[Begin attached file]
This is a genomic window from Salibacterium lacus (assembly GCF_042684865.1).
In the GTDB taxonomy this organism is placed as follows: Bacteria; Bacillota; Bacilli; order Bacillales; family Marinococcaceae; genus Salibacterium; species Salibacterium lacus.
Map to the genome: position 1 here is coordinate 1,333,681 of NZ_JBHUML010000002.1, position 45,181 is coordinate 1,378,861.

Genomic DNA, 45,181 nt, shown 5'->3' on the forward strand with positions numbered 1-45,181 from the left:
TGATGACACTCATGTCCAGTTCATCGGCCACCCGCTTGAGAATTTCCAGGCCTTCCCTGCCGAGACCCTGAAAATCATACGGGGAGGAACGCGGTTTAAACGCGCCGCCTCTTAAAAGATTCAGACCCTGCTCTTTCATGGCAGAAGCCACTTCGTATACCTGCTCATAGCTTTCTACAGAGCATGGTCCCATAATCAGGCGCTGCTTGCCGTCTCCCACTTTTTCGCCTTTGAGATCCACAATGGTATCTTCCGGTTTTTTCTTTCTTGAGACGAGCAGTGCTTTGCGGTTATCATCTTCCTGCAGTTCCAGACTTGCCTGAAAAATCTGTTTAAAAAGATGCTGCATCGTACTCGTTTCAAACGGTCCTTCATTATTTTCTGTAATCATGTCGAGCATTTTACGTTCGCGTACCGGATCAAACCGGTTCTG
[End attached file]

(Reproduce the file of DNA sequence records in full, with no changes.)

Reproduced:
This is a genomic window from Salibacterium lacus (assembly GCF_042684865.1).
In the GTDB taxonomy this organism is placed as follows: Bacteria; Bacillota; Bacilli; order Bacillales; family Marinococcaceae; genus Salibacterium; species Salibacterium lacus.
Map to the genome: position 1 here is coordinate 1,333,681 of NZ_JBHUML010000002.1, position 45,181 is coordinate 1,378,861.

Genomic DNA, 45,181 nt, shown 5'->3' on the forward strand with positions numbered 1-45,181 from the left:
TGATGACACTCATGTCCAGTTCATCGGCCACCCGCTTGAGAATTTCCAGGCCTTCCCTGCCGAGACCCTGAAAATCATACGGGGAGGAACGCGGTTTAAACGCGCCGCCTCTTAAAAGATTCAGACCCTGCTCTTTCATGGCAGAAGCCACTTCGTATACCTGCTCATAGCTTTCTACAGAGCATGGTCCCATAATCAGGCGCTGCTTGCCGTCTCCCACTTTTTCGCCTTTGAGATCCACAATGGTATCTTCCGGTTTTTTCTTTCTTGAGACGAGCAGTGCTTTGCGGTTATCATCTTCCTGCAGTTCCAGACTTGCCTGAAAAATCTGTTTAAAAAGATGCTGCATCGTACTCGTTTCAAACGGTCCTTCATTATTTTCTGTAATCATGTCGAGCATTTTACGTTCGCGTACCGGATCAAACCGGTTCTG